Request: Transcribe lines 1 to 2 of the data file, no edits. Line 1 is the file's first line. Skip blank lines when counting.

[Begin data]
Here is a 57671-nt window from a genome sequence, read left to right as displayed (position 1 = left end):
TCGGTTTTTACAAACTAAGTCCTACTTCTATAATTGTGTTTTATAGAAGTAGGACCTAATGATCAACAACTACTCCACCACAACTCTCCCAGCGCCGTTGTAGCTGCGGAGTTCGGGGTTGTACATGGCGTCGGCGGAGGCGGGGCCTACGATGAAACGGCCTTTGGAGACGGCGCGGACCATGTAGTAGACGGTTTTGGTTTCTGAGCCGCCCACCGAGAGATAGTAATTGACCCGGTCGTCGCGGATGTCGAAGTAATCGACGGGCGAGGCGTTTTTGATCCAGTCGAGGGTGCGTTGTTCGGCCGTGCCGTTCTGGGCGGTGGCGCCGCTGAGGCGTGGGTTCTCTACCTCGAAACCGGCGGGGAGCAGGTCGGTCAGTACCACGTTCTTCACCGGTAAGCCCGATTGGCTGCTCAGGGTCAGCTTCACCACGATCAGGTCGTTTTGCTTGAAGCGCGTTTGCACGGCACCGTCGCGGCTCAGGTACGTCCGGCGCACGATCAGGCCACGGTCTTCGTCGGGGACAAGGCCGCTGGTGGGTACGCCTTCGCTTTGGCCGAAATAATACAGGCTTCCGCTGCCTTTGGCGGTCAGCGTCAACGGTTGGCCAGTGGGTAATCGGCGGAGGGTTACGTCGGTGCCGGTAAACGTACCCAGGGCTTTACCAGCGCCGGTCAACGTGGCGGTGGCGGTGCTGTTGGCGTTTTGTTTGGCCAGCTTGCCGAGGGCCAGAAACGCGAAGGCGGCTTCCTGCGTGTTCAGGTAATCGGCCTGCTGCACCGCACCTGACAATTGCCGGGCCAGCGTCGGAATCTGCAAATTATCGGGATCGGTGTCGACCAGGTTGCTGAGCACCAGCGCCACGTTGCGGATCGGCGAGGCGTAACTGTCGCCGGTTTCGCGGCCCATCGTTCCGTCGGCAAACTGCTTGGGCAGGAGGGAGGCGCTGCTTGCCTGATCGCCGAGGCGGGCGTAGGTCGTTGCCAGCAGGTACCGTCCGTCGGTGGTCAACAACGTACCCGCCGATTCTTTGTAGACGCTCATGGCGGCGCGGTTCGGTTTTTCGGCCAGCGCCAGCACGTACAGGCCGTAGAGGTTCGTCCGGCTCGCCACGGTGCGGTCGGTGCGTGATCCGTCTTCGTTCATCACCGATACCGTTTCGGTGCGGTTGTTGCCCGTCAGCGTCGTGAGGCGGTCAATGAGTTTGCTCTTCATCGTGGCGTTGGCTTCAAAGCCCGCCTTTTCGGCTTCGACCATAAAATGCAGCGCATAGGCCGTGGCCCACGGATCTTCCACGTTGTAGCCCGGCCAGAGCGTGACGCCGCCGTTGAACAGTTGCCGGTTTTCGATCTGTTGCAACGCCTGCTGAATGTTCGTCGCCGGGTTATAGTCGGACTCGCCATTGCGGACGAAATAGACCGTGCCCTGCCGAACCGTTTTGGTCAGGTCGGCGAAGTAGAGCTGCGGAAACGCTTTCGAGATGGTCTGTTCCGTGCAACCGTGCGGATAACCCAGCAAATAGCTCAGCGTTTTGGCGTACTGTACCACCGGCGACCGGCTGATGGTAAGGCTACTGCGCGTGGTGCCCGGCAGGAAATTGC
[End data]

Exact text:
Here is a 57671-nt window from a genome sequence, read left to right as displayed (position 1 = left end):
TCGGTTTTTACAAACTAAGTCCTACTTCTATAATTGTGTTTTATAGAAGTAGGACCTAATGATCAACAACTACTCCACCACAACTCTCCCAGCGCCGTTGTAGCTGCGGAGTTCGGGGTTGTACATGGCGTCGGCGGAGGCGGGGCCTACGATGAAACGGCCTTTGGAGACGGCGCGGACCATGTAGTAGACGGTTTTGGTTTCTGAGCCGCCCACCGAGAGATAGTAATTGACCCGGTCGTCGCGGATGTCGAAGTAATCGACGGGCGAGGCGTTTTTGATCCAGTCGAGGGTGCGTTGTTCGGCCGTGCCGTTCTGGGCGGTGGCGCCGCTGAGGCGTGGGTTCTCTACCTCGAAACCGGCGGGGAGCAGGTCGGTCAGTACCACGTTCTTCACCGGTAAGCCCGATTGGCTGCTCAGGGTCAGCTTCACCACGATCAGGTCGTTTTGCTTGAAGCGCGTTTGCACGGCACCGTCGCGGCTCAGGTACGTCCGGCGCACGATCAGGCCACGGTCTTCGTCGGGGACAAGGCCGCTGGTGGGTACGCCTTCGCTTTGGCCGAAATAATACAGGCTTCCGCTGCCTTTGGCGGTCAGCGTCAACGGTTGGCCAGTGGGTAATCGGCGGAGGGTTACGTCGGTGCCGGTAAACGTACCCAGGGCTTTACCAGCGCCGGTCAACGTGGCGGTGGCGGTGCTGTTGGCGTTTTGTTTGGCCAGCTTGCCGAGGGCCAGAAACGCGAAGGCGGCTTCCTGCGTGTTCAGGTAATCGGCCTGCTGCACCGCACCTGACAATTGCCGGGCCAGCGTCGGAATCTGCAAATTATCGGGATCGGTGTCGACCAGGTTGCTGAGCACCAGCGCCACGTTGCGGATCGGCGAGGCGTAACTGTCGCCGGTTTCGCGGCCCATCGTTCCGTCGGCAAACTGCTTGGGCAGGAGGGAGGCGCTGCTTGCCTGATCGCCGAGGCGGGCGTAGGTCGTTGCCAGCAGGTACCGTCCGTCGGTGGTCAACAACGTACCCGCCGATTCTTTGTAGACGCTCATGGCGGCGCGGTTCGGTTTTTCGGCCAGCGCCAGCACGTACAGGCCGTAGAGGTTCGTCCGGCTCGCCACGGTGCGGTCGGTGCGTGATCCGTCTTCGTTCATCACCGATACCGTTTCGGTGCGGTTGTTGCCCGTCAGCGTCGTGAGGCGGTCAATGAGTTTGCTCTTCATCGTGGCGTTGGCTTCAAAGCCCGCCTTTTCGGCTTCGACCATAAAATGCAGCGCATAGGCCGTGGCCCACGGATCTTCCACGTTGTAGCCCGGCCAGAGCGTGACGCCGCCGTTGAACAGTTGCCGGTTTTCGATCTGTTGCAACGCCTGCTGAATGTTCGTCGCCGGGTTATAGTCGGACTCGCCATTGCGGACGAAATAGACCGTGCCCTGCCGAACCGTTTTGGTCAGGTCGGCGAAGTAGAGCTGCGGAAACGCTTTCGAGATGGTCTGTTCCGTGCAACCGTGCGGATAACCCAGCAAATAGCTCAGCGTTTTGGCGTACTGTACCACCGGCGACCGGCTGATGGTAAGGCTACTGCGCGTGGTGCCCGGCAGGAAATTGC